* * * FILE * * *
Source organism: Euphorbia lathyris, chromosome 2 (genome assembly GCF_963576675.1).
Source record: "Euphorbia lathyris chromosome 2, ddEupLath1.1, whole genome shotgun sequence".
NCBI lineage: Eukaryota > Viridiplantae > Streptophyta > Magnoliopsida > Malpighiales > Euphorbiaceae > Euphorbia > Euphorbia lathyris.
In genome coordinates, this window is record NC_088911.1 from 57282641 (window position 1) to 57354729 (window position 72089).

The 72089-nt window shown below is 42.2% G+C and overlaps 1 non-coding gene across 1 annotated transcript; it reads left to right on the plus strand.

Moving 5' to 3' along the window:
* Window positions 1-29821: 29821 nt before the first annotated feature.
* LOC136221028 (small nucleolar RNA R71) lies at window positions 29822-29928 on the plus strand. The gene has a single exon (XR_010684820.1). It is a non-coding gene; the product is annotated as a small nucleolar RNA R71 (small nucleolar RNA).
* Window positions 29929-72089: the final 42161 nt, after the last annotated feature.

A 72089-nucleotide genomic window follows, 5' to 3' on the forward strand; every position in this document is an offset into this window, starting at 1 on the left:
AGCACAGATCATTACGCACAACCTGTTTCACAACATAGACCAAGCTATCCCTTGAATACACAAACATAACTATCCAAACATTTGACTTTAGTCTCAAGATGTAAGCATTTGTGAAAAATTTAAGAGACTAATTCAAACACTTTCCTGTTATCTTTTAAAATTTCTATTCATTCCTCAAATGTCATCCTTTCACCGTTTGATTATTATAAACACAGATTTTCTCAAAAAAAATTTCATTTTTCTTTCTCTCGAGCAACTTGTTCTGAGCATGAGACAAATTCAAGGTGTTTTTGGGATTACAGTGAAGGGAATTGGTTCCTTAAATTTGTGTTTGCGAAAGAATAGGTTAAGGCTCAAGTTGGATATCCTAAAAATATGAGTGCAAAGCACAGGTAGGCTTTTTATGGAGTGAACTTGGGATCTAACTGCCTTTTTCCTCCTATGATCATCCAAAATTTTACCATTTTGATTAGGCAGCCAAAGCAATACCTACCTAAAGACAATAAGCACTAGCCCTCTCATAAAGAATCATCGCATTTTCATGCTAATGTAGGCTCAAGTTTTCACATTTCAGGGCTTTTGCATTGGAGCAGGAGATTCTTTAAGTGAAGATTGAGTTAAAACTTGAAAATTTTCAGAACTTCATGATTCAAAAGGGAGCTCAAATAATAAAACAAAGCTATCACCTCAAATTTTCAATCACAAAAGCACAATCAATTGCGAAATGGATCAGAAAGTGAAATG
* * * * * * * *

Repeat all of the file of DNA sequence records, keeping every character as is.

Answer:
Source organism: Euphorbia lathyris, chromosome 2 (genome assembly GCF_963576675.1).
Source record: "Euphorbia lathyris chromosome 2, ddEupLath1.1, whole genome shotgun sequence".
NCBI lineage: Eukaryota > Viridiplantae > Streptophyta > Magnoliopsida > Malpighiales > Euphorbiaceae > Euphorbia > Euphorbia lathyris.
In genome coordinates, this window is record NC_088911.1 from 57282641 (window position 1) to 57354729 (window position 72089).

The 72089-nt window shown below is 42.2% G+C and overlaps 1 non-coding gene across 1 annotated transcript; it reads left to right on the plus strand.

Moving 5' to 3' along the window:
* Window positions 1-29821: 29821 nt before the first annotated feature.
* LOC136221028 (small nucleolar RNA R71) lies at window positions 29822-29928 on the plus strand. The gene has a single exon (XR_010684820.1). It is a non-coding gene; the product is annotated as a small nucleolar RNA R71 (small nucleolar RNA).
* Window positions 29929-72089: the final 42161 nt, after the last annotated feature.

A 72089-nucleotide genomic window follows, 5' to 3' on the forward strand; every position in this document is an offset into this window, starting at 1 on the left:
AGCACAGATCATTACGCACAACCTGTTTCACAACATAGACCAAGCTATCCCTTGAATACACAAACATAACTATCCAAACATTTGACTTTAGTCTCAAGATGTAAGCATTTGTGAAAAATTTAAGAGACTAATTCAAACACTTTCCTGTTATCTTTTAAAATTTCTATTCATTCCTCAAATGTCATCCTTTCACCGTTTGATTATTATAAACACAGATTTTCTCAAAAAAAATTTCATTTTTCTTTCTCTCGAGCAACTTGTTCTGAGCATGAGACAAATTCAAGGTGTTTTTGGGATTACAGTGAAGGGAATTGGTTCCTTAAATTTGTGTTTGCGAAAGAATAGGTTAAGGCTCAAGTTGGATATCCTAAAAATATGAGTGCAAAGCACAGGTAGGCTTTTTATGGAGTGAACTTGGGATCTAACTGCCTTTTTCCTCCTATGATCATCCAAAATTTTACCATTTTGATTAGGCAGCCAAAGCAATACCTACCTAAAGACAATAAGCACTAGCCCTCTCATAAAGAATCATCGCATTTTCATGCTAATGTAGGCTCAAGTTTTCACATTTCAGGGCTTTTGCATTGGAGCAGGAGATTCTTTAAGTGAAGATTGAGTTAAAACTTGAAAATTTTCAGAACTTCATGATTCAAAAGGGAGCTCAAATAATAAAACAAAGCTATCACCTCAAATTTTCAATCACAAAAGCACAATCAATTGCGAAATGGATCAGAAAGTGAAATG